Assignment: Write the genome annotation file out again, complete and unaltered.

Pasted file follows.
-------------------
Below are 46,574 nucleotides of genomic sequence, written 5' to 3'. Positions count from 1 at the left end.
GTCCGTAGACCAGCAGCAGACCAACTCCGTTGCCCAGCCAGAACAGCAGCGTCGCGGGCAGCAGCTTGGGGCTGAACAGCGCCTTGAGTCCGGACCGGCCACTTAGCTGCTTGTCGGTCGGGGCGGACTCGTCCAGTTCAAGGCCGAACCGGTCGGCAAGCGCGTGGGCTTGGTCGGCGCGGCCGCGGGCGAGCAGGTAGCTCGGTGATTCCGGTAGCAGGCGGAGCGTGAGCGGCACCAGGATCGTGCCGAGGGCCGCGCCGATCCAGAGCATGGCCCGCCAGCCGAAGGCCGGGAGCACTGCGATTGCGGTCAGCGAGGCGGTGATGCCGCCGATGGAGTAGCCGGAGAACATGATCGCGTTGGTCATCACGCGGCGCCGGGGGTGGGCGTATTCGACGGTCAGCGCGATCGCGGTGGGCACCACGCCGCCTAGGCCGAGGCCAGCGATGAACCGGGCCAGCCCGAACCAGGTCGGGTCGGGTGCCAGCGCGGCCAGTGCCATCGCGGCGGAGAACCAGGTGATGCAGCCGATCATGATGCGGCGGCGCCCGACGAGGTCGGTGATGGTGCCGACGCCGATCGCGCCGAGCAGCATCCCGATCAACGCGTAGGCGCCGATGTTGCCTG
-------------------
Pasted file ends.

Below are 46,574 nucleotides of genomic sequence, written 5' to 3'. Positions count from 1 at the left end.
GTCCGTAGACCAGCAGCAGACCAACTCCGTTGCCCAGCCAGAACAGCAGCGTCGCGGGCAGCAGCTTGGGGCTGAACAGCGCCTTGAGTCCGGACCGGCCACTTAGCTGCTTGTCGGTCGGGGCGGACTCGTCCAGTTCAAGGCCGAACCGGTCGGCAAGCGCGTGGGCTTGGTCGGCGCGGCCGCGGGCGAGCAGGTAGCTCGGTGATTCCGGTAGCAGGCGGAGCGTGAGCGGCACCAGGATCGTGCCGAGGGCCGCGCCGATCCAGAGCATGGCCCGCCAGCCGAAGGCCGGGAGCACTGCGATTGCGGTCAGCGAGGCGGTGATGCCGCCGATGGAGTAGCCGGAGAACATGATCGCGTTGGTCATCACGCGGCGCCGGGGGTGGGCGTATTCGACGGTCAGCGCGATCGCGGTGGGCACCACGCCGCCTAGGCCGAGGCCAGCGATGAACCGGGCCAGCCCGAACCAGGTCGGGTCGGGTGCCAGCGCGGCCAGTGCCATCGCGGCGGAGAACCAGGTGATGCAGCCGATCATGATGCGGCGGCGCCCGACGAGGTCGGTGATGGTGCCGACGCCGATCGCGCCGAGCAGCATCCCGATCAACGCGTAGGCGCCGATGTTGCCTG